In this paper, we present an approach to improve the robustness of BERT language models against word substitution-based adversarial attacks by leveraging adversarial perturbations for self-supervised contrastive learning. We create a word-level adversarial attack generating hard positives on-the-fly as adversarial examples during contrastive learning. In contrast to previous works, our method improves model robustness without using any labeled data. Experimental results show that our method improves robustness of BERT against four different word substitution-based adversarial attacks, and combining our method with adversarial training gives higher robustness than adversarial training alone. As our method improves the robustness of BERT purely with unlabeled data, it opens up the possibility of using large text datasets to train robust language models against word substitution-based adversarial attacks.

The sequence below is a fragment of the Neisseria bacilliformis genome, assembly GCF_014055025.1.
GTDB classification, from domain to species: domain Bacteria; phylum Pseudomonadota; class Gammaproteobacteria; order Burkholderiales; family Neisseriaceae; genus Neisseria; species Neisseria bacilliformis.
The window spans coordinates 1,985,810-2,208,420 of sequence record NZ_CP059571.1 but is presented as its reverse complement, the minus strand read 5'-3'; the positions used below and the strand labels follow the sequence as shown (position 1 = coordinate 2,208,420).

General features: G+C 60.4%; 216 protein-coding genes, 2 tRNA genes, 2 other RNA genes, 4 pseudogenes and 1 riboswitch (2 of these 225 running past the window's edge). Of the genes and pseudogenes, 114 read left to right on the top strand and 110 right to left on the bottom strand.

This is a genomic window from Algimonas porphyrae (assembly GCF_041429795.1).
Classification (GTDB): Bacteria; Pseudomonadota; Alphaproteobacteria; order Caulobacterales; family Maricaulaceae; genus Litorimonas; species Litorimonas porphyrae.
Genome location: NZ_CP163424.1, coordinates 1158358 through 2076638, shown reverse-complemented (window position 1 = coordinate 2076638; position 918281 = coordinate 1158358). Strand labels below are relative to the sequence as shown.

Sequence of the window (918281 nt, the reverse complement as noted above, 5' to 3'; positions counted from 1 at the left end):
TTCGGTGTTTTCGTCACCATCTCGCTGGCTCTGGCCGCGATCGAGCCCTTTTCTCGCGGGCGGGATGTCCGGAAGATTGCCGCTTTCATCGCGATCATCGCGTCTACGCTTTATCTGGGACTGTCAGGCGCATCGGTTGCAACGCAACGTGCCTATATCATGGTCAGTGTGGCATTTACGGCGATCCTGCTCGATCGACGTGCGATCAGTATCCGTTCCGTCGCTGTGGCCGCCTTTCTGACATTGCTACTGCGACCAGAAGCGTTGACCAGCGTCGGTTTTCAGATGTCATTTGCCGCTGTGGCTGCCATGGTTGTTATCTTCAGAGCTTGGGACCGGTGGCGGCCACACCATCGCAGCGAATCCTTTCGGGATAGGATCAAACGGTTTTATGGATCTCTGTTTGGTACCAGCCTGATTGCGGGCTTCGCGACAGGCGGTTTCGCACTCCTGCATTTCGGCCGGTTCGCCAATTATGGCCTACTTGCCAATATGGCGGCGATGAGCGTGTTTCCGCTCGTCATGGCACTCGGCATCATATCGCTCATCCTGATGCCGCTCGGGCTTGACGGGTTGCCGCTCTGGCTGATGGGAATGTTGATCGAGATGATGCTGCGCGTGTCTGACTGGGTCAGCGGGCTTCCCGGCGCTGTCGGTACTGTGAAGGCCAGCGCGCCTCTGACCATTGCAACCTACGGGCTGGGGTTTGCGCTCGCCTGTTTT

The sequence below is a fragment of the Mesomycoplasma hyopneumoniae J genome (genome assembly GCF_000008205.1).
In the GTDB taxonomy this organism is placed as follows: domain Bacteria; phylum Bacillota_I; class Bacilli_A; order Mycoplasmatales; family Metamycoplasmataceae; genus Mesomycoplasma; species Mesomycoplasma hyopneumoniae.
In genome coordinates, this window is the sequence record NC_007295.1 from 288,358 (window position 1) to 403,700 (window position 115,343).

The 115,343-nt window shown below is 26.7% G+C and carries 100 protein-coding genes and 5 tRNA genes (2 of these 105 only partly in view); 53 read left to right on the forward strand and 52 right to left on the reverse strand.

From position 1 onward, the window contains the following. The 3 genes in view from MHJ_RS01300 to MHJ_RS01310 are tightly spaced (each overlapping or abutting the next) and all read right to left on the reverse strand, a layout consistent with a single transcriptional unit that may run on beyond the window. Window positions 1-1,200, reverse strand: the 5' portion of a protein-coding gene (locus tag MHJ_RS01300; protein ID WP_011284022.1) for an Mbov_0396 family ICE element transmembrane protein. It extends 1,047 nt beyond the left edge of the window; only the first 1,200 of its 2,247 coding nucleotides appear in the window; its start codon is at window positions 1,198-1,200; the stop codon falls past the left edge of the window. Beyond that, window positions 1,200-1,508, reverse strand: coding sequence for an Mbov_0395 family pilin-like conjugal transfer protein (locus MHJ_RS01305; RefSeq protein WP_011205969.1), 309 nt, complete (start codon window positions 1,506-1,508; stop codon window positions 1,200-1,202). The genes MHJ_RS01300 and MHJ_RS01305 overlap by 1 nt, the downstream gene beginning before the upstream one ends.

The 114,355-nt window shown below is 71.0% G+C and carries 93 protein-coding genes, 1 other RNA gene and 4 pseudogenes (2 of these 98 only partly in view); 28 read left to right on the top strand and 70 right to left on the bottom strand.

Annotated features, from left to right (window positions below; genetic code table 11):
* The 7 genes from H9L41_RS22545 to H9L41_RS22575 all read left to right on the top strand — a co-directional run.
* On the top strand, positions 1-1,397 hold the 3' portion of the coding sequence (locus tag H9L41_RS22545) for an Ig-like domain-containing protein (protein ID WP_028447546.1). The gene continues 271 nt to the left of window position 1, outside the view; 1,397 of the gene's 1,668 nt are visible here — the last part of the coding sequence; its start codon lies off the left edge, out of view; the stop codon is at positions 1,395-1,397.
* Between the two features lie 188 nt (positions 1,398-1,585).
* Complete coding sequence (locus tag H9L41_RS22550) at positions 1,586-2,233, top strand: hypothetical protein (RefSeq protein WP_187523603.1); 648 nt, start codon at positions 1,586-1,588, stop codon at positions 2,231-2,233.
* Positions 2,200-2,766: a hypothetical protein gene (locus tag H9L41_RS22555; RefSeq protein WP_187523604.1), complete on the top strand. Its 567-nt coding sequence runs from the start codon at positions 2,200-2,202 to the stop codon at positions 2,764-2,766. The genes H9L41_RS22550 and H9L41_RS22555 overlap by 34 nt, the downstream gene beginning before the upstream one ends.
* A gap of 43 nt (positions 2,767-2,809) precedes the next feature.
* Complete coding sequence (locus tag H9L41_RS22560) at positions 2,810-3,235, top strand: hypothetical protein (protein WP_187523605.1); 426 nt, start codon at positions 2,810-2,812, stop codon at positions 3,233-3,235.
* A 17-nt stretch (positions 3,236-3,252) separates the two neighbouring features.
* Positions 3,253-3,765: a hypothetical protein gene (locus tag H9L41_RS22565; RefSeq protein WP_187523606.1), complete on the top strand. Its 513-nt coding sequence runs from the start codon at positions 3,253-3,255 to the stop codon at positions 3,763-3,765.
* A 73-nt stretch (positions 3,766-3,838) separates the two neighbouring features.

Recent years have seen a paradigm shift in NLP towards using pretrained language models (PLM) for a wide range of tasks. However, there are many difficult design decisions to represent structures (e.g. tagged text, coreference chains) in a way such that they can be captured by PLMs. Prior work on structured prediction with PLMs typically flattens the structured output into a sequence, which limits the quality of structural information being learned and leads to inferior performance compared to classic discriminative models. In this work, we describe an approach to model structures as sequences of actions in an autoregressive manner with PLMs, allowing in-structure dependencies to be learned without any loss. Our approach achieves the new state-of-the-art on all the structured prediction tasks we looked at, namely, named entity recognition, end-to-end relation extraction, and coreference resolution.